Elections 2024: Expat perspectives on Belgian politics: Peter de Groot

While a move from the Netherlands to Belgium is not a staggering geographical feat, it brings with it a shift in culture and politics. Peter de Groot, 66, made that move with his family when he was 10, settling in Limburg and eventually landing in Antwerp, working as an architect and financial advisor. Having spent most of his life in Belgium, he has witnessed how the political landscape has shifted. In the upcoming elections, he hopes to see the environment and immigration policies treated with more care.

Although de Groot has spent the majority of his life in Belgium and is married to a Belgian, he does not hold Belgian citizenship. For him, this doesn't affect how he identifies culturally. “I don’t feel Dutch. I sometimes feel Belgian, but mostly I feel European,” he says. This sentiment seeps into his stance on elections in each of the countries he has called home when he affirms that he does not feel aligned with Belgian or Dutch political parties.

Having not participated in the municipal or European elections prior, de Groot recently registered to vote in Belgium for the first time. He cannot vote in the Belgian federal elections but believes the balance must be tipped in “the right direction” for the future of the European Union.

Focus on environment

For de Groot, the environment is at the top of the list when it comes to voting. He hopes the EU will work harder to protect and take care of nature. On a more local scale, he points to Antwerp’s lack of green spaces and would like to see fewer regulations around people engaging with nature. For example, he hopes that open-air swimming will be deregulated in Belgium as it is in the Netherlands. As far as local political offerings are concerned, he remains unconvinced of the choices on offer, saying: “If I had to pick a party, Groen is the lesser evil.”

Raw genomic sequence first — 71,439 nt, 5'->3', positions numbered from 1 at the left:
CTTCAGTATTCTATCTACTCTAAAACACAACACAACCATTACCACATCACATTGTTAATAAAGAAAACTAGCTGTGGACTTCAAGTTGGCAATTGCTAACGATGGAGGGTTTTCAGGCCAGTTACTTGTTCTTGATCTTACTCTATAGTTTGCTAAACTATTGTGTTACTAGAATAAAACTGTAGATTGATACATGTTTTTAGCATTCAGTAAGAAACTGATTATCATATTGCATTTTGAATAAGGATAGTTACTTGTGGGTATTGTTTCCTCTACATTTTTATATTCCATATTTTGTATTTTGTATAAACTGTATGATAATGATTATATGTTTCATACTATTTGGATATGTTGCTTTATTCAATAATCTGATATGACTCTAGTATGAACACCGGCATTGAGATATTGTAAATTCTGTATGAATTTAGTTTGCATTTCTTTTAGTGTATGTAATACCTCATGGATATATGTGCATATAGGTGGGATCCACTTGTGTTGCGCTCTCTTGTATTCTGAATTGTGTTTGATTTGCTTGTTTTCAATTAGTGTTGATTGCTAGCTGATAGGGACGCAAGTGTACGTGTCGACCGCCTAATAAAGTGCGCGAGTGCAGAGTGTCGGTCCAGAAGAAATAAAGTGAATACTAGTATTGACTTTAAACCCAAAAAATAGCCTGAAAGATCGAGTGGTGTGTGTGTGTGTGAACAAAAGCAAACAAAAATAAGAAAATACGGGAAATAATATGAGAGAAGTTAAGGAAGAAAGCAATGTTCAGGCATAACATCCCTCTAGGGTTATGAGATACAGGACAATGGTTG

Immigration and the job sector

Having worked on construction sites as an architect, he has seen first-hand how vital it is to have immigrants filling jobs. “The job market is screaming for people in many sectors and needs people from different parts of Europe or outside of Europe,” he says. “Why don’t politicians figure this out? It’s so simple. We need jobs filled, so let immigrants in with a focus on political policy that streamlines this in a way where we can screen and also house people who want to move to this country and contribute to the workforce.”

While immigration is a much-contested topic within Belgian right-wing parties, de Groot points out that this trend is also happening in the rest of the EU. He believes this shift is a result of failed potential by previous politicians.

“I do not think that all people necessarily vote for the right-wing because of their ideologies, rather it is a protest vote against the parties that have held office for so long and have not done a good job. It is the same as Trump being elected in the United States,” he says.

"The people will make the change. They will be fed up with politicians putting pressure on the political system"

The advice he would give right-wing politicians is to reflect on the recent history of World War II, warning that a return to this narrative would cause complete devastation in Europe.

Another trend he opposes is the idea of splitting Belgium into two parts, preferring instead a unified country. “The government has made it so complicated for Flemish people to vote for a Walloon party in the federal elections and vice versa. This is not democratic,” he says, pointing out the broken link between Walloon and Flemish politicians.

De Groot is disillusioned with political parties. “There is no significant difference if it is an election on a local or national level. It’s all politics,” he says. While he will vote this year, he does not believe there are any politicians or parties that are capable of making a big change.

“The people will make the change,” he says. “They will be fed up with politicians putting pressure on the political system, and those politicians will be forced out because supporters will not continue to vote for them. Politicians should be community builders and they aren’t any more.”



#FlandersNewsService | © Hannah Moss

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